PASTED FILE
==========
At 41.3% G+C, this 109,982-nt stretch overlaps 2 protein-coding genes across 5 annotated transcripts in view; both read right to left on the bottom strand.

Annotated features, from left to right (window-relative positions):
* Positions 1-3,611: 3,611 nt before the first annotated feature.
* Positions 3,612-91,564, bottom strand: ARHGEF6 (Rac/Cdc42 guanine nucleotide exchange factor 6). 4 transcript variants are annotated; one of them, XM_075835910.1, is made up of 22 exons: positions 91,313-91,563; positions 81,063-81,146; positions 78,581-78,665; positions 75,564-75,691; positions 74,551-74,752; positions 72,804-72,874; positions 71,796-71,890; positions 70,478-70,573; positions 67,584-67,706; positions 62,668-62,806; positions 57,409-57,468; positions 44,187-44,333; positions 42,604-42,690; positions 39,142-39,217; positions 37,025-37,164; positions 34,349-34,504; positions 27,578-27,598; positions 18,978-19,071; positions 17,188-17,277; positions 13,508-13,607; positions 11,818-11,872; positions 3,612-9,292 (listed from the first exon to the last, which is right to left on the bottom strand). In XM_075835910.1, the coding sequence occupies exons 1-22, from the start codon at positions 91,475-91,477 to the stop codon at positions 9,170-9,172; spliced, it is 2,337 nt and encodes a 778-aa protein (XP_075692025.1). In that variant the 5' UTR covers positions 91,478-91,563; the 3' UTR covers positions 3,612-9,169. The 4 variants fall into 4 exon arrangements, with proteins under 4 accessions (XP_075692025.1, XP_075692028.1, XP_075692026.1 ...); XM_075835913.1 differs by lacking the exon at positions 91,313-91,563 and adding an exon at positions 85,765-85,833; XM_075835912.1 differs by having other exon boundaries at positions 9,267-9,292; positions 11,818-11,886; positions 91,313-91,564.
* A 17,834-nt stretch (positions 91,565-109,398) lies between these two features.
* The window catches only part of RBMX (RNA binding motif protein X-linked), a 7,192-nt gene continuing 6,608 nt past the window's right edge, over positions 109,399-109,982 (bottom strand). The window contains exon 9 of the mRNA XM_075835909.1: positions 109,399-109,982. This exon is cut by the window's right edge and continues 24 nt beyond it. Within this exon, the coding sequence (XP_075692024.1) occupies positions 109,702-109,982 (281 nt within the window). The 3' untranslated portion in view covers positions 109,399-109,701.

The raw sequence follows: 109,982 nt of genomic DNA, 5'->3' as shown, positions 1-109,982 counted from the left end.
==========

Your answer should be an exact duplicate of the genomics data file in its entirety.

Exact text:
At 41.3% G+C, this 109,982-nt stretch overlaps 2 protein-coding genes across 5 annotated transcripts in view; both read right to left on the bottom strand.

Annotated features, from left to right (window-relative positions):
* Positions 1-3,611: 3,611 nt before the first annotated feature.
* Positions 3,612-91,564, bottom strand: ARHGEF6 (Rac/Cdc42 guanine nucleotide exchange factor 6). 4 transcript variants are annotated; one of them, XM_075835910.1, is made up of 22 exons: positions 91,313-91,563; positions 81,063-81,146; positions 78,581-78,665; positions 75,564-75,691; positions 74,551-74,752; positions 72,804-72,874; positions 71,796-71,890; positions 70,478-70,573; positions 67,584-67,706; positions 62,668-62,806; positions 57,409-57,468; positions 44,187-44,333; positions 42,604-42,690; positions 39,142-39,217; positions 37,025-37,164; positions 34,349-34,504; positions 27,578-27,598; positions 18,978-19,071; positions 17,188-17,277; positions 13,508-13,607; positions 11,818-11,872; positions 3,612-9,292 (listed from the first exon to the last, which is right to left on the bottom strand). In XM_075835910.1, the coding sequence occupies exons 1-22, from the start codon at positions 91,475-91,477 to the stop codon at positions 9,170-9,172; spliced, it is 2,337 nt and encodes a 778-aa protein (XP_075692025.1). In that variant the 5' UTR covers positions 91,478-91,563; the 3' UTR covers positions 3,612-9,169. The 4 variants fall into 4 exon arrangements, with proteins under 4 accessions (XP_075692025.1, XP_075692028.1, XP_075692026.1 ...); XM_075835913.1 differs by lacking the exon at positions 91,313-91,563 and adding an exon at positions 85,765-85,833; XM_075835912.1 differs by having other exon boundaries at positions 9,267-9,292; positions 11,818-11,886; positions 91,313-91,564.
* A 17,834-nt stretch (positions 91,565-109,398) lies between these two features.
* The window catches only part of RBMX (RNA binding motif protein X-linked), a 7,192-nt gene continuing 6,608 nt past the window's right edge, over positions 109,399-109,982 (bottom strand). The window contains exon 9 of the mRNA XM_075835909.1: positions 109,399-109,982. This exon is cut by the window's right edge and continues 24 nt beyond it. Within this exon, the coding sequence (XP_075692024.1) occupies positions 109,702-109,982 (281 nt within the window). The 3' untranslated portion in view covers positions 109,399-109,701.

The raw sequence follows: 109,982 nt of genomic DNA, 5'->3' as shown, positions 1-109,982 counted from the left end.